You can use document.write or even console.write (this is good for debugging).

But your best bet and it gives you more control is to use DOM to update the page.

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$('element').html('<h1>TEXT TO INSERT</h1>');


$('element').text('TEXT TO INSERT');
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I don't mean to be rude, but this here is a fine example of what I've always said about how jQuery's affects the js coder population. Please at least mention that the code needs jQuery to run. –  Pichan Nov 29 '12 at 21:32

this is an another way:

    <style type="text/css">
        border: 1px solid #000000;
        min-height: 250px;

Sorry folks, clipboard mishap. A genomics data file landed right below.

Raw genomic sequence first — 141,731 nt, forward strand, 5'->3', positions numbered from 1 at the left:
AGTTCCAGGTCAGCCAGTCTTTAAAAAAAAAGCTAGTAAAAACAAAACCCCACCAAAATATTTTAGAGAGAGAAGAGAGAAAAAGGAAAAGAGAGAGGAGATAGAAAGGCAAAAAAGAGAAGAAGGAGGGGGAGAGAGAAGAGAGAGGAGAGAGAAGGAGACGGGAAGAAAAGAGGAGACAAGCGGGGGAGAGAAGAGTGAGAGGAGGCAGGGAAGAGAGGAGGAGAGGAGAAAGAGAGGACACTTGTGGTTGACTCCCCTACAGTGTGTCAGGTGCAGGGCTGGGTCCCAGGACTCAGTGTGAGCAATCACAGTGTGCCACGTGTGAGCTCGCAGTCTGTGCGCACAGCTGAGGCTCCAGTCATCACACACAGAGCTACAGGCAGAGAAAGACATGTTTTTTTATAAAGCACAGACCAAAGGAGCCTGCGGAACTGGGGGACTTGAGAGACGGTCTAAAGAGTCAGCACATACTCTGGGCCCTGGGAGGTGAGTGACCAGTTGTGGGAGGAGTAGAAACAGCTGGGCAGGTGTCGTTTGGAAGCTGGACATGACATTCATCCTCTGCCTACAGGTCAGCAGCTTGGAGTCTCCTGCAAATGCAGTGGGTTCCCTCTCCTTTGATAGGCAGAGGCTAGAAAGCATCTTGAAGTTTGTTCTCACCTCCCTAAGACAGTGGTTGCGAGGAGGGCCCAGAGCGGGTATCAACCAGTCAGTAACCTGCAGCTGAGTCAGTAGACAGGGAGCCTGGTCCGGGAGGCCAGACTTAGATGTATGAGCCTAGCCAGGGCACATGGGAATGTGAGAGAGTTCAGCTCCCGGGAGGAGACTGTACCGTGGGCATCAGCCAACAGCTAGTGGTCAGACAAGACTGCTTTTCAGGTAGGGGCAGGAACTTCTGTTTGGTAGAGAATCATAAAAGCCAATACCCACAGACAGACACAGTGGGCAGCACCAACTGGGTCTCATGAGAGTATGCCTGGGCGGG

max-height: 100%;
        padding: 5px;
        font-family: sans-serif;
        font-size: 12px;
    <script type="text/javascript" lang="ja">
    function start(){
        function echo(text){
            lastResultAreaText = document.getElementById('result').innerHTML;
            resultArea = document.getElementById('result');

        echo("Hello World!");
<body onload="start()">
<pre id="result"></pre> 

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You can use

function echo(content) {  
    var e = docment.createElement("p");
    e.innerHTML = content;
    e.hidden = true;
    document.currentScript.parentElement.replaceChild(document.currentScript, e);

which will replace the currently executing script who called the echo function with the text in the content argument.